Midton Acrylics: From Argyll to Africa

Midton Acrylics: From Argyll to Africa

Tucked away in Lochgilphead, a small town and former burgh of Argyll with a population of only 2,300 people, Midton Acrylics is eyeing further growth overseas having conquered the European market.

After establishing itself in the UK and Europe, Midton Acrylics, one of Scotland’s most ambitious SMEs, has its sights set further afield as it looks to expand its global footprint.

The company, which is a leading producer of custom acrylic products, boasts clients such as Manchester United, L’Oreal and The Royal Mint.

A major employer and fundamental to the community of Lochgilphead, the firm specialises in the production of bespoke awards, business gifts, promotional display items and custom acrylic products for a range of industries.

Its market may be as niche as its location but commercial director Neil Macdonald and his team of 45 staff boast an impressive portfolio of clients which they plan to build upon as they increase their overseas activity.

Founded in 1982, the company has come a long way and recently completed a management buyout (MBO) in September after securing funding from HSBC which has helped the company expand. They now export almost 45% of their manufactured goods.

Macdonald said: “We’re already operating in Europe, and the Middle East – where we can supply our clients with an overnight delivery service – but we’re an ambitious company and have a very clear exporting strategy.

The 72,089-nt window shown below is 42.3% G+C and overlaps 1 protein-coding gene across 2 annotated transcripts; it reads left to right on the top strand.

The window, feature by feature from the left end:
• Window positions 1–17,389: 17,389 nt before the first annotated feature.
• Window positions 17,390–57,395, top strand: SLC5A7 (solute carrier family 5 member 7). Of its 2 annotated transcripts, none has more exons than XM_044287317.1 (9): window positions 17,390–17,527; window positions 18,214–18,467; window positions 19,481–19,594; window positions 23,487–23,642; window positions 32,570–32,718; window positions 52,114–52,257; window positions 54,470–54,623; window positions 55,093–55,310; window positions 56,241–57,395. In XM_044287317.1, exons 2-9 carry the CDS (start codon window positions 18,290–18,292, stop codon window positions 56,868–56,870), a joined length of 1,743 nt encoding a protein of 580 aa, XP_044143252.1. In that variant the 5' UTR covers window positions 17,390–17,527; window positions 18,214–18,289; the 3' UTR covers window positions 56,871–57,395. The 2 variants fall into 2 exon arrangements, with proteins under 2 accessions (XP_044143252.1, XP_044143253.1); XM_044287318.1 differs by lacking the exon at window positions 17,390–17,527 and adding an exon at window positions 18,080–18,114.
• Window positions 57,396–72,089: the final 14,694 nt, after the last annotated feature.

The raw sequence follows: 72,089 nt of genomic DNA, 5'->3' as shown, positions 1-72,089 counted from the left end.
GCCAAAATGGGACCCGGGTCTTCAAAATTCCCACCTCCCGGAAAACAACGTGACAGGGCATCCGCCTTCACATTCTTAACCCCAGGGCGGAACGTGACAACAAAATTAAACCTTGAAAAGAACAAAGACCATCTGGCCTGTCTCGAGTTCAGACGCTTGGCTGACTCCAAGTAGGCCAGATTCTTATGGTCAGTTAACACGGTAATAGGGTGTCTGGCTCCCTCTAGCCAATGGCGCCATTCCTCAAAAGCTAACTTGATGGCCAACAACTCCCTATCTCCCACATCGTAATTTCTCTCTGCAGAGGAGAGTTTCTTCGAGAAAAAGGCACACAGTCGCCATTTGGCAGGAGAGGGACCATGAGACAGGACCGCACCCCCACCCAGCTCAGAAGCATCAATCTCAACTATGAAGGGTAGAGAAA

“We’re currently targeting markets in Switzerland, Northern Africa and Russia and we needed a bank that was going to understand this.

“Now we’ve completed the MBO the company is run by five directors with a combined 75 years experience within the company. We’ve got more freedom to expand our business abroad but also in targeting other industries.

“Staff are a critical part in this and because we’re a highly specialised workforce we need to ensure we don’t expand too soon and too fast. Our current growth plan will require two to three additional employees per year. Staff also factor heavily in our choice of location. 

“We want to do more trade abroad but keep operations in Scotland. Our business operates as a one-stop-shop where we have our accounts team working alongside senior designers and production staff all on the one site - and we want to keep it that way.

“The further afield we go the more we can bring back into Scotland.”

Neil provided BQ with his top tips for Scottish businesses planning to export:


Do your research

What is your competition? What are the legalities in that country? Desk research as well as field research will ensure you’ve got a robust plan in place that prepares you for every eventuality. At the end of it all, when you’ve got your plan in place ask yourself, ‘is this what you want for your business?’ 

Identify your markets

Identify who your competitors are and how they operate. What can your business do to offer a better service or product? Is it financially viable to take the leap into foreign territory? 

Accept all the help you can get

Exporting can be daunting but it doesn’t need to be difficult. Talk to everyone willing to listen and provide solid advice. UK Trade and Investment and Scottish Enterprise are two great places to start. 

Choose the right bank

We went with HSBC because we wanted to export and they have an impressive global network. They ‘got us’ as a Scottish business from Lochgilphead with big ambitions to export abroad. They totally supported us and gave invaluable advice. 


Exporting and international trade remain high on the Scottish Government’s economic growth agenda and the HSBC Scottish Export Awards are about recognising the excellence in those emerging, wealth creating companies that are selling their products, services and expertise in scores of overseas markets.

To book your ticket for the awards, click here.